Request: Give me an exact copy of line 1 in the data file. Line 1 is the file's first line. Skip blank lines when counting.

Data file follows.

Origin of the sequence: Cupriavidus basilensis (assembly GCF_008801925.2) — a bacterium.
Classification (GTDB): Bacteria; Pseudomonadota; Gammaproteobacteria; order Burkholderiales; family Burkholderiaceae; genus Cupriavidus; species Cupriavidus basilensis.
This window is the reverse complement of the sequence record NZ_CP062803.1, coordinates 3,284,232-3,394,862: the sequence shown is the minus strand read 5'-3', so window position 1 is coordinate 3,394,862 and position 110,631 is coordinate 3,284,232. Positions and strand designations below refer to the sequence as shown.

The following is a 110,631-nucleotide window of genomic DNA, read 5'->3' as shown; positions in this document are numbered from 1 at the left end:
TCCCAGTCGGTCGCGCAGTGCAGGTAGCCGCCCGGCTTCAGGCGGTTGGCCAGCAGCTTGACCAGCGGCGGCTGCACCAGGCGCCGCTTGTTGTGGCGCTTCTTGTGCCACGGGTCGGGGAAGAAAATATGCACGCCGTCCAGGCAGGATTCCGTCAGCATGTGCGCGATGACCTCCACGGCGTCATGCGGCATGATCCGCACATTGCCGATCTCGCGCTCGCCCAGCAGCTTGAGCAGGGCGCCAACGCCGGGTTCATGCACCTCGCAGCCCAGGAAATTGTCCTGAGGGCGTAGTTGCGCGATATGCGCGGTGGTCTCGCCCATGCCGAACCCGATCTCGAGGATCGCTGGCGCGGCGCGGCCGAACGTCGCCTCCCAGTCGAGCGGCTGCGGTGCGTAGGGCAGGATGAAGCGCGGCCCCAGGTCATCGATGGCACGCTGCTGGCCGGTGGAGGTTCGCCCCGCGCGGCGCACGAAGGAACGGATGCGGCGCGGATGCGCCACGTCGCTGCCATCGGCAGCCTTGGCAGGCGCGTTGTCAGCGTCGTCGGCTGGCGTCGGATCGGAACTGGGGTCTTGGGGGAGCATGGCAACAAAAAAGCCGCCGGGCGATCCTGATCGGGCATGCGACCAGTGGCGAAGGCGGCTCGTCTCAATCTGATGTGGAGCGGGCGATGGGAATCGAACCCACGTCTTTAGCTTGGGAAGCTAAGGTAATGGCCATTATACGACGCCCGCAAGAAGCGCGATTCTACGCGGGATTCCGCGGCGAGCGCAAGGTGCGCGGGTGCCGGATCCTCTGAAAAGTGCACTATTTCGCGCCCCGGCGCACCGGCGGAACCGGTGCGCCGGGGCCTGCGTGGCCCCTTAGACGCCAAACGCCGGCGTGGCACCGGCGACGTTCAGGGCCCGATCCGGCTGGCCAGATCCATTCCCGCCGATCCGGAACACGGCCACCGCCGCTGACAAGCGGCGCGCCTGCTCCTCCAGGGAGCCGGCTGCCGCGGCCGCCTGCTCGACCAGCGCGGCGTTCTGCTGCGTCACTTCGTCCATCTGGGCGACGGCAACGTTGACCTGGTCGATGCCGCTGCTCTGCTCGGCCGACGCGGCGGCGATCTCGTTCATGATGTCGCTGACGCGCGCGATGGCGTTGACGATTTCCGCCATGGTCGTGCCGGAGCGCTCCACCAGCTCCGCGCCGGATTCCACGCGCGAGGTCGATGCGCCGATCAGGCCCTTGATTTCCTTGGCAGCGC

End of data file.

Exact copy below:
Origin of the sequence: Cupriavidus basilensis (assembly GCF_008801925.2) — a bacterium.